Biopsy site selfies--a quality improvement pilot study to assist with correct surgical site identification. Academic Article uri icon

Overview

MeSH

  • Adolescent
  • Adult
  • Aged
  • Aged, 80 and over
  • Child
  • Female
  • Humans
  • Male
  • Middle Aged
  • Pilot Projects
  • Preoperative Care
  • Prospective Studies
  • Quality Improvement
  • Young Adult

MeSH Major

  • Biopsy
  • Medical Errors
  • Mohs Surgery
  • Photography
  • Skin
  • Skin Neoplasms

abstract

  • Determining the biopsy site location of a skin cancer before treatment is often challenging. To study the implementation and effectiveness of biopsy site selfies as a quality improvement measure for correct surgical site identification. In the first phase, the ability of dermatologic surgeon and patient to definitively identify the biopsy site and whether photography was needed to ensure site agreement were recorded. In the second phase, patients were requested to take biopsy site selfies, and after implementation, similar data were collected including whether a biopsy site selfie was helpful for definitive site identification. In the first phase, the physician and patient were unable to identify the biopsy site 17.6% (49/278) and 25.5% (71/278) of cases, respectively. A photograph was needed in 22.7% of cases (63/278). After implementation of biopsy site selfies, the physician and patient were unable to identify the biopsy site 17.4% (23/132) and 15.2% (20/132) of cases, respectively. Biopsy site selfies were available for 64.1% of cases for which no internal image was available and critical for site identification in 21.4% of these cases. Biopsy site selfies has proven to be helpful for correct surgical site identification by both the physician and the patient and may also provide further reassurance and confidence for patients.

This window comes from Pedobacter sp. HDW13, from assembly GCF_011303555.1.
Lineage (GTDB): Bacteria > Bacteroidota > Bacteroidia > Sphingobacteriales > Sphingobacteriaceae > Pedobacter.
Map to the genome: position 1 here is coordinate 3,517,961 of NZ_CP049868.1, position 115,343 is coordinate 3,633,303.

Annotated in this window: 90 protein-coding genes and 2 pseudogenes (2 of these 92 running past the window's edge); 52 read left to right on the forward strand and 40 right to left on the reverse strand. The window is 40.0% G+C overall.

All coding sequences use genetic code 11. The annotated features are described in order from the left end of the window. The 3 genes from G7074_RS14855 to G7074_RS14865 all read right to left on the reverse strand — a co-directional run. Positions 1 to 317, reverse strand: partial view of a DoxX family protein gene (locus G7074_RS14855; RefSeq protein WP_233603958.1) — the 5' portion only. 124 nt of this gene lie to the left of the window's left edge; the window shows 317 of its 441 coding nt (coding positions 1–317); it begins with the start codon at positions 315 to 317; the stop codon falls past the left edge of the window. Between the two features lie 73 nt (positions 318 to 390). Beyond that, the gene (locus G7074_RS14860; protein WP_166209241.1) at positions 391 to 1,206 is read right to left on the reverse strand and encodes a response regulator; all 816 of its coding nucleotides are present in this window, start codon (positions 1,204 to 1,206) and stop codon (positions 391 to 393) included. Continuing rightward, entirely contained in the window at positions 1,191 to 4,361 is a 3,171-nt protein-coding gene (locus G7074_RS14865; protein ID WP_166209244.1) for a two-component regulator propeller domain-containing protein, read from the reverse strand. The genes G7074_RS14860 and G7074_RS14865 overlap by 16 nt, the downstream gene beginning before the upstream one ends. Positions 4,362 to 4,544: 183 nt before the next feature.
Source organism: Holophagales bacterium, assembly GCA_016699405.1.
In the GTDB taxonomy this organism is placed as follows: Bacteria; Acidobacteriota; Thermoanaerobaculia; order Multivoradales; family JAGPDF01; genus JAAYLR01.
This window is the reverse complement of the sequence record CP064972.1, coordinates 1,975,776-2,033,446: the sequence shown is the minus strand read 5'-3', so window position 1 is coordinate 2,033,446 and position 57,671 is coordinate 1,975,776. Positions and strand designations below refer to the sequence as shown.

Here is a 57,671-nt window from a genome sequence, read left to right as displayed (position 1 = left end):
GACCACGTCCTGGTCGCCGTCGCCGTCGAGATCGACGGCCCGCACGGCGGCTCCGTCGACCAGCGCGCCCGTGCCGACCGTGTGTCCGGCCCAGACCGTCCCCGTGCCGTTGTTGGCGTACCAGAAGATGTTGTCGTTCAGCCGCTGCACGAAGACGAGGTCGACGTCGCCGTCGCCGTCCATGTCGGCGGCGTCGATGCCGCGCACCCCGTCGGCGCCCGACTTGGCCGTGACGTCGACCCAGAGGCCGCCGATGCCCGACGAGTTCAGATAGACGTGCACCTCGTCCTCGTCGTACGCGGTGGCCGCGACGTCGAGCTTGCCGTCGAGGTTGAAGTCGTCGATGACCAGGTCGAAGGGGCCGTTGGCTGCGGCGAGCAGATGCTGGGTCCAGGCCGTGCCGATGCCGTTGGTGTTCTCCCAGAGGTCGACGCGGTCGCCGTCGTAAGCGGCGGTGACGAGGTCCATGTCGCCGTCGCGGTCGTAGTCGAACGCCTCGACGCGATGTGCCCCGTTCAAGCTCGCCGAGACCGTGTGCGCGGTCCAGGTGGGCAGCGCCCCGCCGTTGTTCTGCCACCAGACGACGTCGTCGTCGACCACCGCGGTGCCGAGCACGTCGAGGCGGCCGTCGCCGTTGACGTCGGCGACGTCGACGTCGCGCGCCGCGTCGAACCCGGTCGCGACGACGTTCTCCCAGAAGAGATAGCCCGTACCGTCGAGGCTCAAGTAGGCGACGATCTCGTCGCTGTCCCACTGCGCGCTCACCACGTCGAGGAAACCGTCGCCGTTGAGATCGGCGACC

publication date

  • April 2015

has subject area

  • Adolescent
  • Adult
  • Aged
  • Aged, 80 and over
  • Biopsy
  • Child
  • Female
  • Humans
  • Male
  • Medical Errors
  • Middle Aged
  • Mohs Surgery
  • Photography
  • Pilot Projects
  • Preoperative Care
  • Prospective Studies
  • Quality Improvement
  • Skin
  • Skin Neoplasms
  • Young Adult

Research

keywords

  • Journal Article

Identity

Language

  • eng

Digital Object Identifier (DOI)

  • 10.1097/DSS.0000000000000305

PubMed ID

  • 25760559

Additional Document Info

start page

  • 499

end page

  • 504

volume

  • 41

number

  • 4